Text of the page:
Former UN chief Kofi Annan has opened talks with Kenya's rival president and opposition leader, to try to end weeks of violence linked to disputed polls.
Mr Annan, flanked by President Mwai Kibaki and ODM party leader Raila Odinga, urged the two men to do "whatever possible" to restore calm.
Mr Annan said short-term political issues could be solved in four weeks, but full talks could take a year.
The talks came after the death of an opposition MP sparked fresh violence.
At least nine people died on Tuesday in outbreaks of violence after Mugabe Were, from Mr Odinga's ODM party, was shot on Monday night.
Opening the talks, Mr Annan said: "There is only one Kenya. We all have multiple identities but I hope you see yourselves as Kenyans first."
He warned that the crisis was having a "profound and negative impact" on the country, and urged the two leaders to take the talks seriously or risk losing aid.
Speaking after Mr Annan, Mr Odinga stressed that the resolution of the "deeply flawed" results of the presidential elections needed "most urgent attention".
Mr Odinga has launched street protests against Mr Kibaki's victory in the polls, during which international observers noted several irregularities.
"I seek to be president of all Kenyans," he said.
"I will leave no stone unturned... to ensure that... Kofi Annan's mediation mission between the PNU [Kibaki's Party of National Unity] and the ODM succeeds. And I emphasise PNU and ODM - not PNU 'government'."
President Kibaki said he strongly condemned incidents of violence, and would "implement stern measures" against "those who disrupt the peace".
He pledged to support mediation attempts, provide more police stations and create a fund for victims of the violence.
US Secretary of State Condoleezza Rice expressed support for the mediation process and said the situation in Kenya was "deeply concerning".
Mr Were is the first leading politician to have died amid violence that has left at least 800 people dead.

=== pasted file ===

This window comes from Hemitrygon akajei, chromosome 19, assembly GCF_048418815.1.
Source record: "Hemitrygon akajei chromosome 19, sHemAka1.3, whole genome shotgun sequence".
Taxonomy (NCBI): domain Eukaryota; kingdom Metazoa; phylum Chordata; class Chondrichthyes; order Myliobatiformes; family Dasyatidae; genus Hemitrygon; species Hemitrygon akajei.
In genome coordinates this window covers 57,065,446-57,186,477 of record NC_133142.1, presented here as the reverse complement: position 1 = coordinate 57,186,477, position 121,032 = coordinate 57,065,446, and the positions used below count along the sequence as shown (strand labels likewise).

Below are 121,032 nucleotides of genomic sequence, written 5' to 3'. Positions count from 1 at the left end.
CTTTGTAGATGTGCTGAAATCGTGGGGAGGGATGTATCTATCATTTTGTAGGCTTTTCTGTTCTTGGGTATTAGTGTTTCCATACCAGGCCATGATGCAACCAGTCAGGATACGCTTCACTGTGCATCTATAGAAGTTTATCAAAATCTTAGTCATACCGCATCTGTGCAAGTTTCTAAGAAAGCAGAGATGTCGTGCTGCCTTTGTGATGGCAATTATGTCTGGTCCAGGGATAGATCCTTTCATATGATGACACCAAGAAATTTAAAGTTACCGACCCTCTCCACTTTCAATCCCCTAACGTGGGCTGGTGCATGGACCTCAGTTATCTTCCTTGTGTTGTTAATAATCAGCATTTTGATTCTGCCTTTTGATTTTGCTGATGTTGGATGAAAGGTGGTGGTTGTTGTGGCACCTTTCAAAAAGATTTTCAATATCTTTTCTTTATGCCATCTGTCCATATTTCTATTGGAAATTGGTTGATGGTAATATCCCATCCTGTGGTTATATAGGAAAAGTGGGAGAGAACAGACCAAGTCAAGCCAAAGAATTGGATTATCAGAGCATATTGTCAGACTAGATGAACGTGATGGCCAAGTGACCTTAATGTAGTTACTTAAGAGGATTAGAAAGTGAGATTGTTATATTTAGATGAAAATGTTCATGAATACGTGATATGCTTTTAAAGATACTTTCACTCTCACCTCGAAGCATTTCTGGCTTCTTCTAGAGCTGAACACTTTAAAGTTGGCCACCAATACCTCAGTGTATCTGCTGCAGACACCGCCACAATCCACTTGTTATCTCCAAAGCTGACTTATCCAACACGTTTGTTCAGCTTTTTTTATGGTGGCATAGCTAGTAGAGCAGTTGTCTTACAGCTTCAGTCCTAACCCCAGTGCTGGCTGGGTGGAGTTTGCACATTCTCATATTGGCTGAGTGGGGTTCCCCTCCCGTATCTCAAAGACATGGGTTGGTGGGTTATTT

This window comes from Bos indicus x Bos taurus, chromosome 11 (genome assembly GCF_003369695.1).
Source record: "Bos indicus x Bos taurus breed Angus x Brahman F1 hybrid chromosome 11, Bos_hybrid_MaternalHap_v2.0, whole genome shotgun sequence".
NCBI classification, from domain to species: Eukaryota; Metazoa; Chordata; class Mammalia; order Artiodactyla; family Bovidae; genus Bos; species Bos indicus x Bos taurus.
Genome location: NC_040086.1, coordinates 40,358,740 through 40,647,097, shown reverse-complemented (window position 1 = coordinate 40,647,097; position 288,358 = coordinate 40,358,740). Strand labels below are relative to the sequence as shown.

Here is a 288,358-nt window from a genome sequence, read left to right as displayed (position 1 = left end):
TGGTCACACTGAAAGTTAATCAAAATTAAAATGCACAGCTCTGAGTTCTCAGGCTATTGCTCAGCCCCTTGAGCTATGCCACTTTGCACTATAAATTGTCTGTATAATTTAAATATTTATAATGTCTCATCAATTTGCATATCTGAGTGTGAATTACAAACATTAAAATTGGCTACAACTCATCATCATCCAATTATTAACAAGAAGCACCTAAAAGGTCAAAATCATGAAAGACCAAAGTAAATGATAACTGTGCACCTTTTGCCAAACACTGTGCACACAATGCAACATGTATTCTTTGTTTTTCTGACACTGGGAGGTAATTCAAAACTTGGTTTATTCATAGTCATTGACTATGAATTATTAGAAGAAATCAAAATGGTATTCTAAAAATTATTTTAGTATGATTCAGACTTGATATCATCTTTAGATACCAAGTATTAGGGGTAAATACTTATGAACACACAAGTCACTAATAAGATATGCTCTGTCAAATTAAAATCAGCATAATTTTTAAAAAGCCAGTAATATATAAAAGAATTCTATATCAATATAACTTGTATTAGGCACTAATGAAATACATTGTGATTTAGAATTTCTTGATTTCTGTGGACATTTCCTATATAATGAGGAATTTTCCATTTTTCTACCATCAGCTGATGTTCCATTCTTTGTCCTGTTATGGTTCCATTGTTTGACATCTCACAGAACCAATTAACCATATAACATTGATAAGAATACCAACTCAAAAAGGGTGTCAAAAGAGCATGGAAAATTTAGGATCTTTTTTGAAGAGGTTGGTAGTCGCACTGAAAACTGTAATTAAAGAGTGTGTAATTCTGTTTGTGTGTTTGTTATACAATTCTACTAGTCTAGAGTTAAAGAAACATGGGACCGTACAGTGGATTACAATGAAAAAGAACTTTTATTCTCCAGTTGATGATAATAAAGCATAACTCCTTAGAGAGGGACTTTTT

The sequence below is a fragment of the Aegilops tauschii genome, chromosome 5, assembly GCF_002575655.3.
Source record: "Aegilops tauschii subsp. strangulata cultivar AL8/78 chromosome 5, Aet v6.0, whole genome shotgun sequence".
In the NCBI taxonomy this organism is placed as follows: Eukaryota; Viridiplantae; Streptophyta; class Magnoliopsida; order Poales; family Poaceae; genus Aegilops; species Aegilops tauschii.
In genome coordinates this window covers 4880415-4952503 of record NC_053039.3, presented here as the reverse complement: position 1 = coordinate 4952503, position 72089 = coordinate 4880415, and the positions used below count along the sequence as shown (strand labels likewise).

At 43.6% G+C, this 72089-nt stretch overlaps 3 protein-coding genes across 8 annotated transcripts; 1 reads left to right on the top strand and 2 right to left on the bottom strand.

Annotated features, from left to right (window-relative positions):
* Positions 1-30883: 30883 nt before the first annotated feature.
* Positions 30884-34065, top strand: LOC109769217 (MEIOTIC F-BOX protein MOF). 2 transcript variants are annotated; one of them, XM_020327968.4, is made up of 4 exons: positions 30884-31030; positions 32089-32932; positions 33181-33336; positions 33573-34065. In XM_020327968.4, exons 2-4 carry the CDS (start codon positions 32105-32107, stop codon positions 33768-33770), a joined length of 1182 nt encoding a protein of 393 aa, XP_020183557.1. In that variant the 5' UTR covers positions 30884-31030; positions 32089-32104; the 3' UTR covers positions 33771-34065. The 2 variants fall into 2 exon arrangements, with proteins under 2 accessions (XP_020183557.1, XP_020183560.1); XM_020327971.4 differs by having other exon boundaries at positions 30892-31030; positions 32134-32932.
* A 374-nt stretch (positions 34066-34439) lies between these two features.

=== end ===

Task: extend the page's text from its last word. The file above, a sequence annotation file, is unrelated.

A spokesman for the police said they were treating the incident as a murder, but were not ruling out political motives.
Earlier, Mr Kibaki condemned what he described as the "heinous" killing.
Mr Odinga said his party suspected the "foul hand of our adversaries" in the attack.
Outside Mr Were's Nairobi home, tear gas was fired at mourners and supporters who reportedly taunted police.
Elsewhere, at least two people died in the Rift Valley town of Naivasha, where army helicopters fired tear gas and what they said were rubber bullets at a mob of ethnic Kikuyus attacking Luo refugees trying to flee the town.
In Nairobi, at least seven people died in the slums of Kibera and Mathare as crowds of youths from rival ethnic communities fought each other with machetes and clubs.
Some analysts fear a cycle of ethnically-driven revenge and reprisal attacks has taken on a momentum of its own.
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Members of President Kibaki's Kikuyu tribe have been fighting with Luos and Kalenjins, who backed Mr Odinga in the 27 December poll. The initial violence was characterised by mob attacks largely targeting Mr Kibaki's Kikuyu ethnic group.
Kofi Annan has a lot to achieve, as large swathes of the country are beyond the control of security forces
And ODM protesters, often armed with machetes, were shot at by police.
But in recent days, Kikuyu reprisal attacks have become increasingly common.
Ethnic divisions over land, wealth and power have dogged Kenyan politics since independence in 1963. There is widespread resentment over the economic power some Kikuyus hold.
Mr Kibaki says Mr Odinga should fight his case in the courts and has offered to form a government of national unity.
Mr Odinga has refused to recognise Mr Kibaki as president and called for a re-run of the poll.